This way, the same group published one year later a retrospective study of a cohort of 518 PD patients, in which they found a progression to surgery rate of 25 % after an average follow-up of 1.25 years. Patients who underwent surgery were more likely to have subtunical calcifications present at the first clinic visit (OR 1.75), but no other of the sonographic characteristics analized (tunical thickening, septal or intracavernosal fibrosis) were associated with progression. These findings stood unvariable even after adjustment for age, marital status and PD specific characteristics (duration of symptoms, degree of curvature, penile deformity, penetration difficulty, loss of penile lenght, ability to have intercourse and treatment for PD before enrollement in study).
These findings were confirmed by another paper by Levine et al, in which they analized retrospectively a cohort of 1041 patients with PD. 34 % of them presented with any kind of calcification, and they were graded in 3 different groups: grade 1 (calcification <0.3 cm), grade 2 (>0.3 cm, but <1.5 cm), grade 3 (>1.5 cm; or ≥2 plaques >1.0 cm). Men with grade 3 penile calcification had an increased likelihood of progression to surgical intervention, and a higher likelihood of undergoing a grafting procedure.
Since the approval of the collagenase of the Clostridium histolyticum (CCH; Xiapex®, Swedish Orphan Biovitrum AB, Stockhom, Sweden; Xiaflex®, Endo Pharmaceuticals, Malvern, PA, USA) for the treatment of PD, knowing the status of calcification of the plaque seems to have an increasing importance, as two papers published in 2018 demonstrate. The first, by Wymer et al. is a prospective series of 192 patients with PD who underwent treatment with CCH, and in whom a Doppler ultrasound was performed before and after treatment. Noncalcified plaque (OR 2.50; p=0.03) and curvature ≥60° (OR 5.01; p = 0.02) were found to be significant predictors of ≥20 % improvement in composite curvature. When differentiated by calcification severity, those with no calcification achieved significant improvements in curvature (28.1° vs 10.3°, p = 0.04), compared to moderate (shadowing) or severe (>1 cm).
The second study, by Cocci et al. enrolled 135 patients with PD into a prospective multicentre single-arm. They built a nomogram able to predict treatment success after CCH. When analysing factors associated with penile curvature improvement after treatment, the found that baseline curvature (OR 1.14; p<0.01), basal plaque (OR 64.27; p<0.01), low calcification (OR 0.06; p<0.01) and high calcification (OR 0.03; p<0.01) were significant predictors of curvature improvement. They concluded that patients with longer PD duration, greater baseline curvature and basal plaque location had a greater chance of treatment success, whereas any kind of calcification was associated with poor response.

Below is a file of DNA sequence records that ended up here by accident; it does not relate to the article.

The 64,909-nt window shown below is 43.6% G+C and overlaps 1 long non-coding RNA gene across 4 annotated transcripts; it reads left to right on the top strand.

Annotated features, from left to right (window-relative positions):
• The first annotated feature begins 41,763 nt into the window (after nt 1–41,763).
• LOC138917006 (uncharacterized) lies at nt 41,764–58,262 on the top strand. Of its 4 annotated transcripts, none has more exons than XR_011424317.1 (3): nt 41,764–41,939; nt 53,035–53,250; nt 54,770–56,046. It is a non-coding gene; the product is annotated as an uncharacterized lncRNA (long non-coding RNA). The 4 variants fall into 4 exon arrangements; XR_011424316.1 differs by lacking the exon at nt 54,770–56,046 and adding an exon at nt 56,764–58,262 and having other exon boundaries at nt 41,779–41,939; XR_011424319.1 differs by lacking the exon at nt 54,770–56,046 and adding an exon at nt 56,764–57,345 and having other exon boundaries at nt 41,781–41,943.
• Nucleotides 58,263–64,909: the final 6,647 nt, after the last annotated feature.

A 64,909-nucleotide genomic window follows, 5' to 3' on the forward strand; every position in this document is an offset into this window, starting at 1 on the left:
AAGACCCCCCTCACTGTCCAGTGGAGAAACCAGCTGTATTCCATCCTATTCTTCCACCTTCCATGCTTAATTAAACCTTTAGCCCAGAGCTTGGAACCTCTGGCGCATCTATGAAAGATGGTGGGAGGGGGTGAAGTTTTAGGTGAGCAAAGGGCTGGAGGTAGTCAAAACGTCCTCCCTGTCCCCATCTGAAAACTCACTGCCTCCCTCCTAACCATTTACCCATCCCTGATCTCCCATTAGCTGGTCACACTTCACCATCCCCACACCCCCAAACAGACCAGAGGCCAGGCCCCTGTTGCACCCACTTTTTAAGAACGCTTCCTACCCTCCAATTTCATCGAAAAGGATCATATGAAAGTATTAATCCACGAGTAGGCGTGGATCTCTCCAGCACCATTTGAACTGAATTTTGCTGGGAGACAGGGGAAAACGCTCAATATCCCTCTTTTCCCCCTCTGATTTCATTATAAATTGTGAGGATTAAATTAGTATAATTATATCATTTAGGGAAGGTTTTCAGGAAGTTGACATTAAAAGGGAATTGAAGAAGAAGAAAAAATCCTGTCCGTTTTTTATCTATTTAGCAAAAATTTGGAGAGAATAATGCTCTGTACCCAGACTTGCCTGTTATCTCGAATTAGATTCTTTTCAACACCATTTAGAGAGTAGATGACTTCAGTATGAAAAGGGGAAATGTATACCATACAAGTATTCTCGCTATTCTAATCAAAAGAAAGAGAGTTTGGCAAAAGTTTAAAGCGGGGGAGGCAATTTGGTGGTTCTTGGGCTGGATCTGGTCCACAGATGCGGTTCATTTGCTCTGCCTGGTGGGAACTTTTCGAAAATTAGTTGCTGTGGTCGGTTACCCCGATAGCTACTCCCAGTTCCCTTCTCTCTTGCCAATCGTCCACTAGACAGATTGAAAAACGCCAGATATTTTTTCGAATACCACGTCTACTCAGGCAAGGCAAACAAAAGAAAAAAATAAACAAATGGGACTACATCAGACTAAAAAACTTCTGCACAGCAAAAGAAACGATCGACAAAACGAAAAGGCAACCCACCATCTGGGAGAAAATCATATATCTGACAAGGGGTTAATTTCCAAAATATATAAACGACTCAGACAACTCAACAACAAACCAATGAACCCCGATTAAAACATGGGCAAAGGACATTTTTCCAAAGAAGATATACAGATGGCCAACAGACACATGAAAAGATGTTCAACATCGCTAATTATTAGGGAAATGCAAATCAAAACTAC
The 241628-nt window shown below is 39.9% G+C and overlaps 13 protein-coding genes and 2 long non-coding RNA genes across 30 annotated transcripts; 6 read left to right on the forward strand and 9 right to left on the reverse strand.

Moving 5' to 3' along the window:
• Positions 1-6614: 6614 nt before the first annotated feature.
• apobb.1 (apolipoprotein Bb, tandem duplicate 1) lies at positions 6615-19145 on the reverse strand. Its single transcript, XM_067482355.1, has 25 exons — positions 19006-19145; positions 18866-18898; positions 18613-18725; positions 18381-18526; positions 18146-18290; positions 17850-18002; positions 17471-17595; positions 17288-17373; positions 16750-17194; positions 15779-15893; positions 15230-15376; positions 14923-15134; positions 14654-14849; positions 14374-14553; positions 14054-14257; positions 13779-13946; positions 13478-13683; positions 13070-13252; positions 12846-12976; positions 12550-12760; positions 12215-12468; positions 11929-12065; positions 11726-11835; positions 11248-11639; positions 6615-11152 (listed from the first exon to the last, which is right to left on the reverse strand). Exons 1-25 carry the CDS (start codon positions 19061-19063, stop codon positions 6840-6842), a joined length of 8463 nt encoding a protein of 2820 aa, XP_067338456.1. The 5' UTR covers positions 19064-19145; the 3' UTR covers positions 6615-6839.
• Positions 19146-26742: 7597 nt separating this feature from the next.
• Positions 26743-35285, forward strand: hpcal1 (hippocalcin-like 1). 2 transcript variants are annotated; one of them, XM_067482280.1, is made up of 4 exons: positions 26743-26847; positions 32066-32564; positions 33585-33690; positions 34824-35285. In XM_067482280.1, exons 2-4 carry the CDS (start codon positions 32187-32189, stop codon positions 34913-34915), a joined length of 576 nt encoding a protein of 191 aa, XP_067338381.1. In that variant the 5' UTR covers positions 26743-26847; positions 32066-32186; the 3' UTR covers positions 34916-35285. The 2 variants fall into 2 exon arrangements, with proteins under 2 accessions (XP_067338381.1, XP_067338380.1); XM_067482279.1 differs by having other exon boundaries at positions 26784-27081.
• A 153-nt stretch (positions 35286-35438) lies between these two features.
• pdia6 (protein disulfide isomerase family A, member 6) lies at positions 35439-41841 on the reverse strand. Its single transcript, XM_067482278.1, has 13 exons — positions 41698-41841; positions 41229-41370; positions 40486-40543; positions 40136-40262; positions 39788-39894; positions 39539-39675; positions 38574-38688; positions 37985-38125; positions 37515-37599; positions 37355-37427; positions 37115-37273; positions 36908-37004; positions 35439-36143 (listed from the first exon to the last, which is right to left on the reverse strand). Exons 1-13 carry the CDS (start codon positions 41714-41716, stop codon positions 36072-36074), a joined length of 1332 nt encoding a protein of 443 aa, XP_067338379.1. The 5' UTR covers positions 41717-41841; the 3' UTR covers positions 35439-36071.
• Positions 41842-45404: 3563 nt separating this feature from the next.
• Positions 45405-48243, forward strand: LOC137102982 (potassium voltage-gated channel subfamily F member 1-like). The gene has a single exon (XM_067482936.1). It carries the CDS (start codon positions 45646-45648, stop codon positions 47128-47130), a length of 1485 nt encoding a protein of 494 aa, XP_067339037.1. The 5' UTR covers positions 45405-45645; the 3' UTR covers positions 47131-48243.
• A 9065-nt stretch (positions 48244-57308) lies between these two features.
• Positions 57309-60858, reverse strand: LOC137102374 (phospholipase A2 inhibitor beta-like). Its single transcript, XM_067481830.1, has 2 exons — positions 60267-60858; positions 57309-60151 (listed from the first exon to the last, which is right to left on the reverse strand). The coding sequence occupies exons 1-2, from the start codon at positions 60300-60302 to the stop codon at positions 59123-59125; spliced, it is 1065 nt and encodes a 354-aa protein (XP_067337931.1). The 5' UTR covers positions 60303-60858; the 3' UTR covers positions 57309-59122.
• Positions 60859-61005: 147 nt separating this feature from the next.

Vascular assessment of the penis
When combined with an intracavernous injection of an erectogenic medication (e.g. alprostadil), doppler ultrasound may be used to assess penile vascularization along with a direct inspection of the penile malformation (Kelami test). Both end diastolic velocity (EDV) and peak systolic flow (PSF) need to be measured 10 and 20 minutes after a standard administration of 10 µg of alprostadil. Although the measures considered normal may vary depending on the group, is usually defined as a PSV >25 cm/s and a EDV < 5cm/s. In case of an arterial insufficiency, the PSF will be <25 cm/s with normal EDV; and in case of venous leakage, the EDV will be >5 cm/s with a normal PSF.
It is known that when planning a grafting technique to solve PD, the older patients and specially those with cardiovascular risk factors, are more likely to develop and erectile dysfunction after surgery, so they may be offered penile prosthesis implatation with modelling of the fibrous plaque. Doppler ultrasound may help identify more accurately these patients at risk, so counseling should be more efficient.
Better description of plaque’s characteristics, specially the degree of
calcification, seems to be of great importance to understand the potential development of the disease and to optimize and personalize the subsequent treatment. The recent introduction of CCH as a conservative therapy for this disease strenghthens this statement. Besides, knowing the vascular status of the penis with PD may help to counseal adequately the patient in the best surgical approach to avoid complications.
Doppler ultrasound is a relatively low-cost and minimally invasive technique can quickly and efficiently identify these factors. So, for the authors, there are sufficient reasons to routinely perform a doppler ultrasound of the penis in the assessment of patients with PD, at least before planning the better treatment to receive.